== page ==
19. The layout structure of claim 17, wherein the first N-channel transistor shares a first conductive region with a first other N-channel transistor adjacent to the right side of the first N-channel transistor with respect to the first direction, and the second N-channel transistor shares a second conductive region with a second other N-channel transistor adjacent to the left side of the second N-channel transistor with respect to the first direction.
20. The layout structure of claim 16, wherein the well region includes a plurality of guard rings for a well bias which are disposed within an upper portion of an array region of the first P-channel transistor and a lower portion of an array region of the second P-channel transistor, the upper and lower portions given with respect to the first direction.
21. The layout structure of claim 17, wherein the first and second P-channel transistors and the first and second N-channel transistors adopt the first direction as a gate width direction, and the third and fourth N-channel transistors adopt a second direction as a gate width direction, the second direction being perpendicular to the first direction.
22. The layout structure of claim 17, wherein the third and fourth N-channel transistors share a second conductive region, each of the third and fourth N-channel transistors including a first conductive region smaller than the second conductive region.
23. The layout structure of claim 22, wherein the well region includes a guard ring for a well bias disposed on an upper portion of an array region of the first P-channel transistor with respect to the first direction, and the second conductive region is opposite to a region on which a guard ring for sub bias is disposed, the guard ring for sub bias being disposed on a region other than the first conductive region of the fourth N-channel transistor.
24. The layout structure of claim 17, wherein the first P-channel transistor, the first N-channel transistor, and the third N-channel transistor are connected to first wire lines via first contacts to form a first sub word line driver, and the second P-channel transistor, the second N-channel transistor, and the fourth N-channel transistor are connected to second wire lines via second contacts to form a second sub word line driver.
25. A method of arranging a layout structure for a first sub word line driver positioned between first and second array blocks, comprising:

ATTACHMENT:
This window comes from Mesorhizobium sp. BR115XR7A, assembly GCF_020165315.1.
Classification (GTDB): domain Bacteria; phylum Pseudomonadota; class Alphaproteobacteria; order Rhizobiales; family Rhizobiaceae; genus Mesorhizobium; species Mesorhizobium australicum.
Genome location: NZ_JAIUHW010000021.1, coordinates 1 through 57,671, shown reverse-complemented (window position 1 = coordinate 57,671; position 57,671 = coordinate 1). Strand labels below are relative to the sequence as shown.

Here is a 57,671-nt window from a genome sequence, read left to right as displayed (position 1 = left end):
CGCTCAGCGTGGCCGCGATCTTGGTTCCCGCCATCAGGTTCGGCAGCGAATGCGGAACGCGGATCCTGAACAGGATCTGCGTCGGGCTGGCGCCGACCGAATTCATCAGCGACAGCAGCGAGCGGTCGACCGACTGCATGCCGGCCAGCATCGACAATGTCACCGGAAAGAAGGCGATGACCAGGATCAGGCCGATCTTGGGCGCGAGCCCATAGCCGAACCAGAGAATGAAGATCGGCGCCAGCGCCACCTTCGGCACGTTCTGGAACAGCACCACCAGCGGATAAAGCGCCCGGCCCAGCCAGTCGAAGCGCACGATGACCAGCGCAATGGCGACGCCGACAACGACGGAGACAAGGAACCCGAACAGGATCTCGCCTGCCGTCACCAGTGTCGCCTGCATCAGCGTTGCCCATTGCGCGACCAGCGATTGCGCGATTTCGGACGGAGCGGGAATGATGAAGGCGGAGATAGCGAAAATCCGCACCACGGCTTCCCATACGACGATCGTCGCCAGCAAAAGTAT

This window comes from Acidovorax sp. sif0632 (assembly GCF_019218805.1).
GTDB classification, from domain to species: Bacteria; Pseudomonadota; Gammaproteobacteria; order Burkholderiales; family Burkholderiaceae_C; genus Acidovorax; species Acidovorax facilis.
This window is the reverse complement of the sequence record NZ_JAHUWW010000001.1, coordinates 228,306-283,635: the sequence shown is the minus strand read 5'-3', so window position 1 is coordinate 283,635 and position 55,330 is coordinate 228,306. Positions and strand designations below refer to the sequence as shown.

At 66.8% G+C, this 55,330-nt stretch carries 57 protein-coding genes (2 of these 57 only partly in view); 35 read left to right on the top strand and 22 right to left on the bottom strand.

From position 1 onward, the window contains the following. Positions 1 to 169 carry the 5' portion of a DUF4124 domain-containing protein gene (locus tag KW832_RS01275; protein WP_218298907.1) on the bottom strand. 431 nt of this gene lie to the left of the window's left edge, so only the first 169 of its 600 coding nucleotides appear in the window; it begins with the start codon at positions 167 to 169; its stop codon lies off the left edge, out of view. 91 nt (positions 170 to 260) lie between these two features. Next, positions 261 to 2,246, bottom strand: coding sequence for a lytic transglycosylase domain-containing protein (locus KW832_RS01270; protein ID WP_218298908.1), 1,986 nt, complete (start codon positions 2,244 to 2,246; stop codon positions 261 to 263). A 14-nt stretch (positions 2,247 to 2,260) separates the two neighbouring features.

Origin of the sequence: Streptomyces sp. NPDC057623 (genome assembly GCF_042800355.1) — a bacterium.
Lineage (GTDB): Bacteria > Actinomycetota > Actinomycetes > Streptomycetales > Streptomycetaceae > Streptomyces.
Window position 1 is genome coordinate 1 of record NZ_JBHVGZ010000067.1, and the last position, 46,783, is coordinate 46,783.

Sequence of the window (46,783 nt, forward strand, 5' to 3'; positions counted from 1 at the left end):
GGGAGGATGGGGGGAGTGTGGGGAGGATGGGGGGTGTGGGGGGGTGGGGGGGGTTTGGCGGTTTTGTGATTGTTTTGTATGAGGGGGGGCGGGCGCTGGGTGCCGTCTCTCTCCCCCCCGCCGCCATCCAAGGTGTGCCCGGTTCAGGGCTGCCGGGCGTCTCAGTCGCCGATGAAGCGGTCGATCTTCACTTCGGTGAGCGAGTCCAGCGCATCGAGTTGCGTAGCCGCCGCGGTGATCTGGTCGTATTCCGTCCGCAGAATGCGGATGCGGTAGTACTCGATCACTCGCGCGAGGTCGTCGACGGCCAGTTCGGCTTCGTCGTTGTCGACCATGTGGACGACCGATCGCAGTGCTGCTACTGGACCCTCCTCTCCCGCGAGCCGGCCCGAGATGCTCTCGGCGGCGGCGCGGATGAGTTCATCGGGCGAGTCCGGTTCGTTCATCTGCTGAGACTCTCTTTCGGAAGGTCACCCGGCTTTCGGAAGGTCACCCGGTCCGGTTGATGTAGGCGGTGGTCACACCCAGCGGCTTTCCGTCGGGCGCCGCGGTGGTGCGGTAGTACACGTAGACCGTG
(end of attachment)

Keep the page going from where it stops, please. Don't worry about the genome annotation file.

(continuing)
forming a first at least one N-channel transistor arrangement having a cross sectional width and a cross sectional length, the cross sectional length extending along a first direction, the first direction oriented along the sub word line driver from the first sub array block to the second sub array block.
26. The method of claim 25, wherein the first at least one N-channel transistor arrangement includes first and second N-channel transistors sharing a conductive region.
27. The method of claim 25, wherein the cross sectional width of the at least one N-channel transistor arrangement extends along a second direction, the second direction being perpendicular to the first direction.
28. The method of claim 25, further comprising:
forming a second at least one N-channel transistor arrangement in a second sub word line driver, the first and second sub word line drivers being adjacent and each positioned between the first and second sub array blocks.
29. A method of forming the layout structure of claim 1.
Description
PRIORITY STATEMENT

This application claims the benefit of Korean Patent Application No. 10-2005-0006227, filed Jan. 24, 2005 and Korean Patent Application No. 10-2005-0123745, filed Dec. 15, 2005, the disclosure both of which is hereby incorporated herein by reference in their entirety.

BACKGROUND OF THE INVENTION

1. Field of the Invention

Example embodiments of the present invention relate generally to a sub word-line driver and method thereof, and more particularly to a layout structure for a sub word-line driver and method thereof.

2. Description of the Related Art

A memory cell array of a conventional semiconductor memory device may be divided into four memory banks, with each memory bank divided into a plurality of memory blocks. Each memory block may be divided into a plurality of sub array blocks. Higher integration memory cell arrays may employ a word line driver structure having a plurality of sub word line drivers. The sub word line drivers may be positioned between adjacent sub array blocks in order to reduce a delay (e.g., an interconnect delay) by a line load of the word line due to an elongated interconnect length.

For example, in a semiconductor memory device having 256 megabits (Mb) of memory capacity, a memory cell array may be divided into four memory banks, with each memory bank having 32 memory blocks positioned in a longitudinal direction of a chip (e.g., a semiconductor memory chip). Each of the memory blocks may have 16 sub array blocks in a width direction of the chip. The sub word line drivers may be positioned between the sub array blocks.